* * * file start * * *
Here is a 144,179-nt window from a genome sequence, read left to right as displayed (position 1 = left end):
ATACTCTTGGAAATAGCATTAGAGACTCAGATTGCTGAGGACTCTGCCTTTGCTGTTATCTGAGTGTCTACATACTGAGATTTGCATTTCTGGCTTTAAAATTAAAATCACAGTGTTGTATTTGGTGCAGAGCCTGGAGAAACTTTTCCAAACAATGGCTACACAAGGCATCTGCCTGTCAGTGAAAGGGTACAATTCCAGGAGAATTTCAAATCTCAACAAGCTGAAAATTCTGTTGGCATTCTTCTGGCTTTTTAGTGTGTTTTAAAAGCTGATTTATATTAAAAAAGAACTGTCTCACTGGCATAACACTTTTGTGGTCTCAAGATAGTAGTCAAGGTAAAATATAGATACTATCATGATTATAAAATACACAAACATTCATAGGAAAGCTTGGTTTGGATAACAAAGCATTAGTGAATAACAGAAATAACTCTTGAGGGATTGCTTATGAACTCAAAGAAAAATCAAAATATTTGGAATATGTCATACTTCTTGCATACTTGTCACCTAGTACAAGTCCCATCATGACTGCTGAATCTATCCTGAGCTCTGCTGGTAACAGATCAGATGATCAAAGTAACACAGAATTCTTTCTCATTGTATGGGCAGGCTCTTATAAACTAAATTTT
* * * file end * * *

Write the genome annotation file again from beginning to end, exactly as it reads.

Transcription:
Here is a 144,179-nt window from a genome sequence, read left to right as displayed (position 1 = left end):
ATACTCTTGGAAATAGCATTAGAGACTCAGATTGCTGAGGACTCTGCCTTTGCTGTTATCTGAGTGTCTACATACTGAGATTTGCATTTCTGGCTTTAAAATTAAAATCACAGTGTTGTATTTGGTGCAGAGCCTGGAGAAACTTTTCCAAACAATGGCTACACAAGGCATCTGCCTGTCAGTGAAAGGGTACAATTCCAGGAGAATTTCAAATCTCAACAAGCTGAAAATTCTGTTGGCATTCTTCTGGCTTTTTAGTGTGTTTTAAAAGCTGATTTATATTAAAAAAGAACTGTCTCACTGGCATAACACTTTTGTGGTCTCAAGATAGTAGTCAAGGTAAAATATAGATACTATCATGATTATAAAATACACAAACATTCATAGGAAAGCTTGGTTTGGATAACAAAGCATTAGTGAATAACAGAAATAACTCTTGAGGGATTGCTTATGAACTCAAAGAAAAATCAAAATATTTGGAATATGTCATACTTCTTGCATACTTGTCACCTAGTACAAGTCCCATCATGACTGCTGAATCTATCCTGAGCTCTGCTGGTAACAGATCAGATGATCAAAGTAACACAGAATTCTTTCTCATTGTATGGGCAGGCTCTTATAAACTAAATTTT